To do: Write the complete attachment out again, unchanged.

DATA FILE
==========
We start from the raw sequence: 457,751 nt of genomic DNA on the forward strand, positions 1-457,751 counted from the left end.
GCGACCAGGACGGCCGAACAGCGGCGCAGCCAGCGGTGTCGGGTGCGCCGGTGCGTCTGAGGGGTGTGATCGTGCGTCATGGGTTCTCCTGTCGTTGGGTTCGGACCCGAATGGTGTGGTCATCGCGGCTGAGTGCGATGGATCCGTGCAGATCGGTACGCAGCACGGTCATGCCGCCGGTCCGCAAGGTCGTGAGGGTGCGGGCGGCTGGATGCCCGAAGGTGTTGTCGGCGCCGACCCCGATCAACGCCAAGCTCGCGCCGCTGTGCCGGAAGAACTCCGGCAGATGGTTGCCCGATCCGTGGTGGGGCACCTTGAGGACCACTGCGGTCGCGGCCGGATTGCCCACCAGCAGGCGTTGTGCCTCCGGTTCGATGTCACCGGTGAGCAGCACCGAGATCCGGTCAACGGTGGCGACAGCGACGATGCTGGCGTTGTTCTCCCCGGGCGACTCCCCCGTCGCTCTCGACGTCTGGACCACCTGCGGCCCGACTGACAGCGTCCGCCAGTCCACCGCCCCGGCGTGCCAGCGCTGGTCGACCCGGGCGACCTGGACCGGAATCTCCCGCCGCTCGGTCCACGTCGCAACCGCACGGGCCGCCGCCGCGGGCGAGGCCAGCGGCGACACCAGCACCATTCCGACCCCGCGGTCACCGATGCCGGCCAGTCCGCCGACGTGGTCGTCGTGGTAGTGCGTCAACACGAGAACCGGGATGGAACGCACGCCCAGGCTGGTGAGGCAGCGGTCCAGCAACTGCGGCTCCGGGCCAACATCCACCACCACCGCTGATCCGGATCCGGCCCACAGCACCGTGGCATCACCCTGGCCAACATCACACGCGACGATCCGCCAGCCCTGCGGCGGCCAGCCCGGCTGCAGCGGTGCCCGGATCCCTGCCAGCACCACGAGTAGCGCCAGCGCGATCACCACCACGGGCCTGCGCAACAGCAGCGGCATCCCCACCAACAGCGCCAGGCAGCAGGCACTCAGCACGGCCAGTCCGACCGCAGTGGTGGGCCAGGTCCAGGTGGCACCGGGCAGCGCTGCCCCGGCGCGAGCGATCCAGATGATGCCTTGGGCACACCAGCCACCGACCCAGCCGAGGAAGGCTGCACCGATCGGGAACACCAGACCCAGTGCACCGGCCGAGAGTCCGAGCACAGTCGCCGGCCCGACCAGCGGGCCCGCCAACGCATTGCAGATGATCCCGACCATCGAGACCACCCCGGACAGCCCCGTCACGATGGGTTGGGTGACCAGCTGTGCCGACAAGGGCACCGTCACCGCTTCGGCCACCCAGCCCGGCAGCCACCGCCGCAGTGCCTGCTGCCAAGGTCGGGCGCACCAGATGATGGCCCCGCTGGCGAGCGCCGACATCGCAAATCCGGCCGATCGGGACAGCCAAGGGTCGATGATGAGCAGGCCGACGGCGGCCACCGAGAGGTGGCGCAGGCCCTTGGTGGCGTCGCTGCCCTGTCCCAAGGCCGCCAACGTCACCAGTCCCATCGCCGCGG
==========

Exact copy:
We start from the raw sequence: 457,751 nt of genomic DNA on the forward strand, positions 1-457,751 counted from the left end.
GCGACCAGGACGGCCGAACAGCGGCGCAGCCAGCGGTGTCGGGTGCGCCGGTGCGTCTGAGGGGTGTGATCGTGCGTCATGGGTTCTCCTGTCGTTGGGTTCGGACCCGAATGGTGTGGTCATCGCGGCTGAGTGCGATGGATCCGTGCAGATCGGTACGCAGCACGGTCATGCCGCCGGTCCGCAAGGTCGTGAGGGTGCGGGCGGCTGGATGCCCGAAGGTGTTGTCGGCGCCGACCCCGATCAACGCCAAGCTCGCGCCGCTGTGCCGGAAGAACTCCGGCAGATGGTTGCCCGATCCGTGGTGGGGCACCTTGAGGACCACTGCGGTCGCGGCCGGATTGCCCACCAGCAGGCGTTGTGCCTCCGGTTCGATGTCACCGGTGAGCAGCACCGAGATCCGGTCAACGGTGGCGACAGCGACGATGCTGGCGTTGTTCTCCCCGGGCGACTCCCCCGTCGCTCTCGACGTCTGGACCACCTGCGGCCCGACTGACAGCGTCCGCCAGTCCACCGCCCCGGCGTGCCAGCGCTGGTCGACCCGGGCGACCTGGACCGGAATCTCCCGCCGCTCGGTCCACGTCGCAACCGCACGGGCCGCCGCCGCGGGCGAGGCCAGCGGCGACACCAGCACCATTCCGACCCCGCGGTCACCGATGCCGGCCAGTCCGCCGACGTGGTCGTCGTGGTAGTGCGTCAACACGAGAACCGGGATGGAACGCACGCCCAGGCTGGTGAGGCAGCGGTCCAGCAACTGCGGCTCCGGGCCAACATCCACCACCACCGCTGATCCGGATCCGGCCCACAGCACCGTGGCATCACCCTGGCCAACATCACACGCGACGATCCGCCAGCCCTGCGGCGGCCAGCCCGGCTGCAGCGGTGCCCGGATCCCTGCCAGCACCACGAGTAGCGCCAGCGCGATCACCACCACGGGCCTGCGCAACAGCAGCGGCATCCCCACCAACAGCGCCAGGCAGCAGGCACTCAGCACGGCCAGTCCGACCGCAGTGGTGGGCCAGGTCCAGGTGGCACCGGGCAGCGCTGCCCCGGCGCGAGCGATCCAGATGATGCCTTGGGCACACCAGCCACCGACCCAGCCGAGGAAGGCTGCACCGATCGGGAACACCAGACCCAGTGCACCGGCCGAGAGTCCGAGCACAGTCGCCGGCCCGACCAGCGGGCCCGCCAACGCATTGCAGATGATCCCGACCATCGAGACCACCCCGGACAGCCCCGTCACGATGGGTTGGGTGACCAGCTGTGCCGACAAGGGCACCGTCACCGCTTCGGCCACCCAGCCCGGCAGCCACCGCCGCAGTGCCTGCTGCCAAGGTCGGGCGCACCAGATGATGGCCCCGCTGGCGAGCGCCGACATCGCAAATCCGGCCGATCGGGACAGCCAAGGGTCGATGATGAGCAGGCCGACGGCGGCCACCGAGAGGTGGCGCAGGCCCTTGGTGGCGTCGCTGCCCTGTCCCAAGGCCGCCAACGTCACCAGTCCCATCGCCGCGG